But be forewarned: for the anglophone reader who is not an aficionado of Verne and/or does not possess a Ph.D. in literary studies,Butcher’s study may present a challenge. All French quotations remain untranslated, the arguments presented (while cogent) are dense, intricate, and presuppose a familiarity with the nomenclature of modern literary theory, and the many sub-chapter rubrics sometimes tend to fragment one’s sense of exegetic continuity. Finally, the forward by Ray Bradbury, although quite impressive as a marketing accoutrement, is generally disappointing—mostly rehash and generic accolades—particularly when compared to his earlier essay titled The Ardent Blasphemers. As for Martin’s (more easily read but equally insightful) The Mask of the Prophet, its title refers not only to Verne himself and to the many efforts made by French critics to discover his “true” identity, but also to the highly unique thematic/heuristic paradigm around which Martin’s study is organized: i.e., the tale of a Masked Prophet in revolt against an Empire. The two-fold source of this story is (prior to Verne) Napoleon Bonaparte and (after Verne) Jorge Luis Borges—against whom Martin compares Verne. Martin explains his unusual modus operandi as follows:

To give an oblique impression of the sheer range of Verne’s writing, and because it invites a double reading, I shall be invoking as models the work of two other, very different, writers (different from Verne and from each other)...Napoleon and Borges....Verne’s extraordinary fictions persistently tell and retell, in multifarious forms, the story of a masked prophet who promises to reveal what is concealed. It is this recurrence that provides one of the many justifications for the seemingly arbitrary act of linking Verne with the names of Napoleon and Borges. For both of these writers tell essentially the same tale, archetypal in its implication and scope. (9, 14)

While freely admitting that the story per se of a Masked Prophet rebelling against an Empire actually appears in none of Verne’s Voyages, Martin contends that it nevertheless constitutes—either explicitly or metaphorically—an ever-present politico-ideological backdrop to virtually all of them:

The Voyages can thus be read as an extended commentary on the narrative of the Masked Prophet, a set of variations on the infinitely rich themes the story contains. The fictions of Verne constitute a sequence of meditations on the ramifications of imperialism and its metaphorical counterparts. In particular, the Voyages explore both the avenues followed in the respective versions of the tale by Napoleon and Borges....The Vernian oeuvre might be said to enact the transformation linking Napoleon to Borges. (16-17)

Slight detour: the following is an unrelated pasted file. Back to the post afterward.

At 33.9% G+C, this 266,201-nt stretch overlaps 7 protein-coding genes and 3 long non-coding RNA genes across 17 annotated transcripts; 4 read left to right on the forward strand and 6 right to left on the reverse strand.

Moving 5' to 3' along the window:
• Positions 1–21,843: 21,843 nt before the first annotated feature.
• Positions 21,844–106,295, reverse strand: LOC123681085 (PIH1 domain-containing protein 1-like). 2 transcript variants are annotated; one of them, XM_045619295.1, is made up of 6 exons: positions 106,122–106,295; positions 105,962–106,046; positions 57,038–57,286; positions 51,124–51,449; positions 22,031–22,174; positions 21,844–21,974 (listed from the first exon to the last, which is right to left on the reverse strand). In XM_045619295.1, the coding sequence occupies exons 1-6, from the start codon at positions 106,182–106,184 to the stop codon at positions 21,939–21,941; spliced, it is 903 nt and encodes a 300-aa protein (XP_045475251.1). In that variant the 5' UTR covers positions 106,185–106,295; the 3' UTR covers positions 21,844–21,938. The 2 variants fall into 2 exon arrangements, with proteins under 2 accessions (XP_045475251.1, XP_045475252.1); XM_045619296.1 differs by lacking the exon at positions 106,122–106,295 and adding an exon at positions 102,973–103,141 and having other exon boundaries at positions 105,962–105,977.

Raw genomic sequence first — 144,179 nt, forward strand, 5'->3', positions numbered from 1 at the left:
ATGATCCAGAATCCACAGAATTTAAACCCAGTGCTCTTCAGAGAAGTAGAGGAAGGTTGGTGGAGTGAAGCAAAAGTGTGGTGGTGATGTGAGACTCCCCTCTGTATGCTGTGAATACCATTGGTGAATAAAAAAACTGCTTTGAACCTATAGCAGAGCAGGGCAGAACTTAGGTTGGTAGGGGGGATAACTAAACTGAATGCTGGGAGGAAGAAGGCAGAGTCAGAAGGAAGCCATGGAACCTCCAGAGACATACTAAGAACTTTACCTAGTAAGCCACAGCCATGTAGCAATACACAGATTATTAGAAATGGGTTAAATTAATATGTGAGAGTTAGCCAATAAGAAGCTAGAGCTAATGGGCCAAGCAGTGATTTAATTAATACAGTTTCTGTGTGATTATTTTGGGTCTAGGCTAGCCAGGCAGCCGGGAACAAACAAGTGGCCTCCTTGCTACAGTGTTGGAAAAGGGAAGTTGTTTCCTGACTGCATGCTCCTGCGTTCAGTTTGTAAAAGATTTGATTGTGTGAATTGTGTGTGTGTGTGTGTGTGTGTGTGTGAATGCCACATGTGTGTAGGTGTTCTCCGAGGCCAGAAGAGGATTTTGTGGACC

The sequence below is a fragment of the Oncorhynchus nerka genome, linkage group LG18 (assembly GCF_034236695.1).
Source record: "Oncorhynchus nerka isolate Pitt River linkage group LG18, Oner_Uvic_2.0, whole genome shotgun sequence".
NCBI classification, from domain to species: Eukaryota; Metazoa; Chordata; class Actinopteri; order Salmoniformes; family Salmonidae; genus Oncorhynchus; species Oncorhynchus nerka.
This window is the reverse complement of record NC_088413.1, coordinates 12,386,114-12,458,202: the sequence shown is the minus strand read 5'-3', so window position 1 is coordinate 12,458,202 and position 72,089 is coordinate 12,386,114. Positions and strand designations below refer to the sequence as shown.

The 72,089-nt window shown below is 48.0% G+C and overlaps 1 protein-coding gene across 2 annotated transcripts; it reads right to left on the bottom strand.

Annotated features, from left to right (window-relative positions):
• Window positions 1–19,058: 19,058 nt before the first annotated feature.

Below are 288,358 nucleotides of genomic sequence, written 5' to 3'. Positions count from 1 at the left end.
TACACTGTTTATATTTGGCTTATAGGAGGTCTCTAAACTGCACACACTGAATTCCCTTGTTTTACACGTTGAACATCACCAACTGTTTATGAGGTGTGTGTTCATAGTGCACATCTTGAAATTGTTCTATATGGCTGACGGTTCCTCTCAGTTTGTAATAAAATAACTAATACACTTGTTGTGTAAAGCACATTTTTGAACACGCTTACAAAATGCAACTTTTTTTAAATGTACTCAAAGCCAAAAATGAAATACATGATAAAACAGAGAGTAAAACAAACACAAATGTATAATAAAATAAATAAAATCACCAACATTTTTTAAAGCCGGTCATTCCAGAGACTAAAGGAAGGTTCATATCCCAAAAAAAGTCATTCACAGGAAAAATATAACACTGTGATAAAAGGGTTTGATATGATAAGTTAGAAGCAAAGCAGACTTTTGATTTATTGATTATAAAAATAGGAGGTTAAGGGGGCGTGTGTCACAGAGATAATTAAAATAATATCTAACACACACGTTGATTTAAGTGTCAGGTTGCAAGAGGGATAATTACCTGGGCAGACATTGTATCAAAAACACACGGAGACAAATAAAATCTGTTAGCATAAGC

To illustrate his point, at the outset of each chapter throughout The Mask of the Prophet, Martin reproduces excerpts from Napoleon’s Le Masque prophète and Borges’ The Masked Dyer, Hakim of Merv which then serve as catalysts to his own (ingeniously deconstructive) commentaries on a wide variety of novels from Verne’s Voyages Extraordinaires.

Martin’s often brilliant analysis of these novels in the light of Bonaparte and Borges succeeds in revealing the latent tension in Verne’s narratives as the author strains to reconcile the irreconcilable: i.e., the bourgeois (Napoleonic) ideology of positivist codification/closure, imperialist expansionism, and strict uniformity of narrative discourse along with its symbiotic yet subversive (Borgesian) counterpart of decategorization/open-endedness, libertarian individuation, and ironic self-parody. In Martin’s terms, the former characteristics constitute the hegemony of “Empire,” the latter represent “Revolt,” and the “Masked Prophet”—or “The Prophet of the Mask,” as Martin suggestively titles his final chapter—is both the author himself and the Voyages Extraordinaires as literary artifacts from a specific historical era, both of which are disguising themselves to be something they are not. Moreover, as mediators of this ideological and narratological tug-of-war, Verne’s novels also symbolize, in a more general sense, the tension-filled dialectical nature of literature itself: i.e., the perpetual interplay between the innovative and the normative, between creation and canon:

The narrative of the rise and fall, the expansion and fragmentation of empire encapsulates the destiny of all concentrations of power—political, intellectual, and linguistic....Verne is a condensation of the forces that issue in the great system-builders of his era (Comte, Balzac, Marx) and the de-systematizers (Nietzsche, Kierkegaard, Roussel), the metaphysicians and the ironists. The narrow obsessions of the Voyages Extraordinaires attain almost unlimited symbolic power, generating an encyclopaedia of the forking paths of the future, a labyrinth from which we have still not emerged. To speak of Verne is thus in some way to speak of all literature. (201)

Whereas Butcher’s Verne’s Journey to the Center of the Self is an in-depth elaboration of various narratological/structural(ist) analyses first sketched out by the French theorist Jean Ricardou and well-known Vernian critics like François Raymond, Jean Delabroy, and Jean Roudaut, Martin’s The Mask of the Prophet follows in the footsteps of three very different French scholars whose earlier studies of the Voyages Extraordinaires offered a more archetypal/political/ideological perspective: Michel Serres, Jean Chesneaux, and Pierre Macherey. But both new books are worthy and welcome additions to the growing corpus of English-language scholarship on Jules Verne and its efforts to both defamiliarize and refamiliarize (i.e., to “unmask”) for the Anglo-American public the multi-layered richness of Jules Verne’s legendary novels.

Copyright © Zvi Har’El
$Date: 2007/11/08 22:22:55 $